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Thomas Pridgen Feature

Thomas Pridgen can undoubtedly be described as the best young drummer of today. At the age of 9, he won the Guitar Center drum off competition, was fully endorsed by Zildjian Cymbals at 10, and received a scholarship to the prestigious Berklee College of Music at 15 (being the youngest person ever to receive such a grand offer). Thomas Pridgen has already had a prolific career at the young age of 26, drumming for the likes of Christian Scott, Keyshia Cole, The Mars Volta, and more recently, his new band, party-rock outfit The Memorials. Bear Annihilator is proud to feature an interview that we conducted with the young drumming god.

BA: Your drumming is ridiculous (and we mean that in a good way)! Before
you achieved the fame and status that you have now, what was your
practice regimen like as a young drummer?

TP: In the summers, I know I practiced all day. In the fall I’d practice after school. I’d sometimes play to CD’s, then other days just soloing. I’d even solo over many of the CD’s I played along to, but just disregard what the song was actually doing, because I was the only person there.

: Can you tell us how you guys decided on the band name ‘The Memorials?’

TP: Yeah! Nick came up with it, it’s everything you do to celebrate or remember days or people are memorials of the time, birthdays, and 1st steps, etc…  it’s a memorial of the times…most times great events are implanted in your mind as some kind of memorial.

BA: The Memorials, your new band, includes talented singer Viveca Hawkins
and the eccentric guitarist Nick Brewer. I also read that you guys met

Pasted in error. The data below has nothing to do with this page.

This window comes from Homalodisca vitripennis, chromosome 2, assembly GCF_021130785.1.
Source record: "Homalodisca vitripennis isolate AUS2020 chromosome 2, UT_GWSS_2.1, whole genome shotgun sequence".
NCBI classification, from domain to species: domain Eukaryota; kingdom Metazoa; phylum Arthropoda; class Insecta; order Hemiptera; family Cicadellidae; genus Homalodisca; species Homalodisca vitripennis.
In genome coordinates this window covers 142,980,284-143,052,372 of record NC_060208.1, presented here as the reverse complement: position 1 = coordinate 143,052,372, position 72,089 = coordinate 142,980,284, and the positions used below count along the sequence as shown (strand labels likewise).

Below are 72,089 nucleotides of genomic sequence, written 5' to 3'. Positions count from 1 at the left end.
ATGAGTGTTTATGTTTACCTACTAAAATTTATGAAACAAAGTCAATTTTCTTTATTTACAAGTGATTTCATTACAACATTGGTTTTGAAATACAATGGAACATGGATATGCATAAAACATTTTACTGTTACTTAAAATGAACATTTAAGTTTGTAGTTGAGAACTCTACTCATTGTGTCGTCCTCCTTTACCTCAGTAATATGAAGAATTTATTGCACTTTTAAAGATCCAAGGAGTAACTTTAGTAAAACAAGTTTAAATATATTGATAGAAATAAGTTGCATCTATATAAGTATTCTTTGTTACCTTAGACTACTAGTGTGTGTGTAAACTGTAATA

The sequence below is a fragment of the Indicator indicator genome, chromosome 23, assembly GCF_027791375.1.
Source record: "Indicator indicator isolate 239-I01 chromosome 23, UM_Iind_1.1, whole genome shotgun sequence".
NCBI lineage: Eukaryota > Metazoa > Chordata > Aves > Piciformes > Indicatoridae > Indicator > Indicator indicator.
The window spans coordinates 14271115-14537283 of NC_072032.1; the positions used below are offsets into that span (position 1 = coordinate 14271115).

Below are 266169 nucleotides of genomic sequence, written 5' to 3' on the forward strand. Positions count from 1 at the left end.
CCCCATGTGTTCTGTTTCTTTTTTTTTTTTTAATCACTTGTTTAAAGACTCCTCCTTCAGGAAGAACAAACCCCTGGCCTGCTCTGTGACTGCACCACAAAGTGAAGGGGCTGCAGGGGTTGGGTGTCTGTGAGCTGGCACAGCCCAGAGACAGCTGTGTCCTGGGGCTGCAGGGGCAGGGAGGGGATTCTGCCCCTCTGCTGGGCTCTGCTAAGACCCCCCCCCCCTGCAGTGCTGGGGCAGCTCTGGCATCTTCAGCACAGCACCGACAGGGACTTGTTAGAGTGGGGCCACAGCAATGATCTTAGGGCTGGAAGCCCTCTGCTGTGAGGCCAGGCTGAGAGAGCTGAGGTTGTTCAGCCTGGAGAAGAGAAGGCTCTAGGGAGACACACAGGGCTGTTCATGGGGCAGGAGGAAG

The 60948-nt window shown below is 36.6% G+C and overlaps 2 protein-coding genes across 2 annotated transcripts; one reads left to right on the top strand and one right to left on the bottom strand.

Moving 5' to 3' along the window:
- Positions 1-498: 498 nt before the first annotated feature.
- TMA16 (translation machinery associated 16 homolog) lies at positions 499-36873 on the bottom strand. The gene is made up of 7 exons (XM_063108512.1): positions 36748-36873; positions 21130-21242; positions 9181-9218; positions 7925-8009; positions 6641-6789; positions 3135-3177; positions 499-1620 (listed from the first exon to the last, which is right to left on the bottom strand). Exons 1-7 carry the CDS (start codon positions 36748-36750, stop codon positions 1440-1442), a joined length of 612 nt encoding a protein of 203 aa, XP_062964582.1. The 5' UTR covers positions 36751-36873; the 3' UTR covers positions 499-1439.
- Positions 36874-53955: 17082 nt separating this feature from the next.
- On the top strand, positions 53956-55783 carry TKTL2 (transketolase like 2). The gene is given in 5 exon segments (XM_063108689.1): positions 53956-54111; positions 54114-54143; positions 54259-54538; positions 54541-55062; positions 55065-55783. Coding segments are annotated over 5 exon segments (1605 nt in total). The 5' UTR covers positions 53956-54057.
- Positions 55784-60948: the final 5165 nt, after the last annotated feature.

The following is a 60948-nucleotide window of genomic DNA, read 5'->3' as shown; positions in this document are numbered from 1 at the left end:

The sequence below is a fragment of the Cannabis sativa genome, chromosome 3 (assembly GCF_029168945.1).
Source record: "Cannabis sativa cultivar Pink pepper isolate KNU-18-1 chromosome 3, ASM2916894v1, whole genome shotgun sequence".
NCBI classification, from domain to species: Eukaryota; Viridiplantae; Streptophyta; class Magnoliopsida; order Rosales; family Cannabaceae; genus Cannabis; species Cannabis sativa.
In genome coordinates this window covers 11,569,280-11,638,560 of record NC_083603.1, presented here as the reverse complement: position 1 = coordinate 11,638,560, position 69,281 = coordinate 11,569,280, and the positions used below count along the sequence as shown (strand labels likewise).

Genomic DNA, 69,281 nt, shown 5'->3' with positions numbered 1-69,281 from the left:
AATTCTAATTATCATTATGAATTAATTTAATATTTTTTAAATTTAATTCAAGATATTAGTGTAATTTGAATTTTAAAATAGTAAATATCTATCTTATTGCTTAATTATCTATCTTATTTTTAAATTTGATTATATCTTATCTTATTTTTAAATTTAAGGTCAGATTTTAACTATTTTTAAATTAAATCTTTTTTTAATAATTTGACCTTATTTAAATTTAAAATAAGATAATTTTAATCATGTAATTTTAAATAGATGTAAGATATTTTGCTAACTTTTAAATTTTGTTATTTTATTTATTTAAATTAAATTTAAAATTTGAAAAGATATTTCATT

while attending Berklee. Were there always future plans for the three
of you to start this band?

TP: No, but I always knew there would be a band with the three of us. I’ve known Viv forever, we hung out a lot but never did much music together .Me and Nick lost contact, but I always thought he was amazing. Me and Nick had an all black metal band in Boston named Sabaii, I’ve always thought he was a great songwriter and guitar player.

BA: Who has influenced you lately, as a drummer?

TP: Derek Roddy, Sonny Emory, Buddy Rich, Jojo Mayer, and Trilok Gurtu.

BA: What bands/artists have you been really into lately?

TP: I don’t know…I’ve been getting pretty bored lately! Lots of one trick one song ponies really. I’ve just benn listening to an array of different dub, afrobeat and prog rock, punk metal records mostly too.

BA: Are there any main influences on this new and upcoming self-titled
Memorials record?

TP: Just life, the heartaches, the loves, the pain, the happiness, the emotions of the times.

BA: Did you guys produce your upcoming self-titled album yourselves? Or
did you bring in somebody else?

TP: Yeah, I kind of steam plowed this whole project without a producer. We’re really good at being honest and everyone involved has pretty good taste.

BA: Do you have any sort of self-rituals you do to get you “in the zone”
before you go into recording? What about performing live?

: Not really…I stretch, practice, pray… people know what I do, haha.

BA: There’s an awesome youtube video of you and Tony Royster Jr. having
a drum-off or “shred” session from gospel chops I believe, what was
that like? Did you have a hard time playing with him, or rather, did
he seem to have a hard time keeping up with you?

TP: No, I like to do me know matter who’s in the room. Me and Tony have known each other well over 10 years, and we’ve played together a lot. He does the Tony thing, and he does it well. I like to treat drumming like iron chef; I get my ingredients, then I’m off cooking on something, and if it turns out great, cool, if it fails, whatever, try it again. I really get bored playing licks and beats. I know I can play in situations like that and with spontaneous chops.

BA: You’re no longer with the Mars Volta, but will you be featured on any
more Omar-Rodriguez solo albums in the future?

TP: Nope, not for a while.

Check out the Memorials “West Coast.” Their new album drops January 18th!

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